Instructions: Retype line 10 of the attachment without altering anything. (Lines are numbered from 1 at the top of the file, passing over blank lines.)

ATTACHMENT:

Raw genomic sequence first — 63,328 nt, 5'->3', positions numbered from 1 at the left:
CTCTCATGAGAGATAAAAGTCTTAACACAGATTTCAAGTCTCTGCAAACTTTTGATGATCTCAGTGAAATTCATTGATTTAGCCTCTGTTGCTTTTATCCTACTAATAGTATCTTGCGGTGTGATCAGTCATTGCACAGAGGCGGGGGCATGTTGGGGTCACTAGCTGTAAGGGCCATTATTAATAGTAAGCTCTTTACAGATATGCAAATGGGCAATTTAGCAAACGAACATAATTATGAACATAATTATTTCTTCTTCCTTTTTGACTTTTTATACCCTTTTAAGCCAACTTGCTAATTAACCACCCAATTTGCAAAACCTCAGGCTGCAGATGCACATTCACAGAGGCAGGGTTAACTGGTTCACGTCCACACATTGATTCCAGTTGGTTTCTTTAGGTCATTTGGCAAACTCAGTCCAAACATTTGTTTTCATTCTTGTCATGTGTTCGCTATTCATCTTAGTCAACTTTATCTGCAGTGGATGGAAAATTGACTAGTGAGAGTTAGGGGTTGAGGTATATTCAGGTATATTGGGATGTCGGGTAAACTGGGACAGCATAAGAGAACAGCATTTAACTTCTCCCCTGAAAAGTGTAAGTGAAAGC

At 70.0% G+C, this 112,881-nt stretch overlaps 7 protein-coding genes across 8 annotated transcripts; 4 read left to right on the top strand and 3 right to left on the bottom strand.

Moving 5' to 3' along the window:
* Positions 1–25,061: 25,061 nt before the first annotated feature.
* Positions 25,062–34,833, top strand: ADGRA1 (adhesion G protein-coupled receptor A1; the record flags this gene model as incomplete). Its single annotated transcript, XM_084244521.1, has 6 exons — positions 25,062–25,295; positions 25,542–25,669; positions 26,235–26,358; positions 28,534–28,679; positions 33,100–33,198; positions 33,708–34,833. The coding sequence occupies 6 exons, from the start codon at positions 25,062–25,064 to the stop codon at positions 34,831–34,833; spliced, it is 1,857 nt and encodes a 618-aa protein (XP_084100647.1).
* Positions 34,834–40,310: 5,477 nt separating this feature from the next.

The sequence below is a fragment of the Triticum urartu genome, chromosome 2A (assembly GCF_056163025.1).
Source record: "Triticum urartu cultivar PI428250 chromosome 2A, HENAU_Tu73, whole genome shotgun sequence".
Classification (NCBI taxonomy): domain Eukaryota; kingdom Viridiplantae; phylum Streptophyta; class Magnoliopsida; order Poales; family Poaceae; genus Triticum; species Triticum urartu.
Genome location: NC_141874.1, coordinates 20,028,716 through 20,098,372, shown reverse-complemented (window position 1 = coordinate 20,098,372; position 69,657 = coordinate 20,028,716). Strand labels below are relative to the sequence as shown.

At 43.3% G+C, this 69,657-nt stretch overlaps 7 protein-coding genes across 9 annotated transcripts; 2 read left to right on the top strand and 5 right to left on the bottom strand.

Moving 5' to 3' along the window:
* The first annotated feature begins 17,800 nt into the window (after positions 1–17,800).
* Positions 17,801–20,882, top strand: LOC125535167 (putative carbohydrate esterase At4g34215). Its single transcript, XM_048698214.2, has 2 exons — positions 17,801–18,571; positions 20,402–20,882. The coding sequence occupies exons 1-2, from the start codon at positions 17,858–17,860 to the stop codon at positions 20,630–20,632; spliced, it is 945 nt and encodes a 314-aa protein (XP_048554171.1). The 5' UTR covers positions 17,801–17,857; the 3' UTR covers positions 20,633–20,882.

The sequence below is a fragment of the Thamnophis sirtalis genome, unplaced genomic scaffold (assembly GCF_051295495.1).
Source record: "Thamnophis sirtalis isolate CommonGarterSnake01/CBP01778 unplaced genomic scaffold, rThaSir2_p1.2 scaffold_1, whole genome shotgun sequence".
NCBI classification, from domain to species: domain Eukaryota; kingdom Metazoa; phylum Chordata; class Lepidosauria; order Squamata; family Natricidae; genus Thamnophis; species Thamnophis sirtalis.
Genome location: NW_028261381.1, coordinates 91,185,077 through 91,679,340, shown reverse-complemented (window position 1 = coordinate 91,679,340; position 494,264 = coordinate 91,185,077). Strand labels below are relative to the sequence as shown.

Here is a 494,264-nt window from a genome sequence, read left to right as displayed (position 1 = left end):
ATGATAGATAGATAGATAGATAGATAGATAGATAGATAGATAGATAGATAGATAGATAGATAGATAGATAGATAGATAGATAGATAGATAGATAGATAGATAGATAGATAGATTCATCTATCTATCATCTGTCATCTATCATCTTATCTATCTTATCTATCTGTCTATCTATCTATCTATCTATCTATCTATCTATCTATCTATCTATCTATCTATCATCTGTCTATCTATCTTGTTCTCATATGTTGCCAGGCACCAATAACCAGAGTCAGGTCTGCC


Classification (NCBI taxonomy): domain Eukaryota; kingdom Viridiplantae; phylum Streptophyta; class Magnoliopsida; order Poales; family Poaceae; genus Triticum; species Triticum urartu.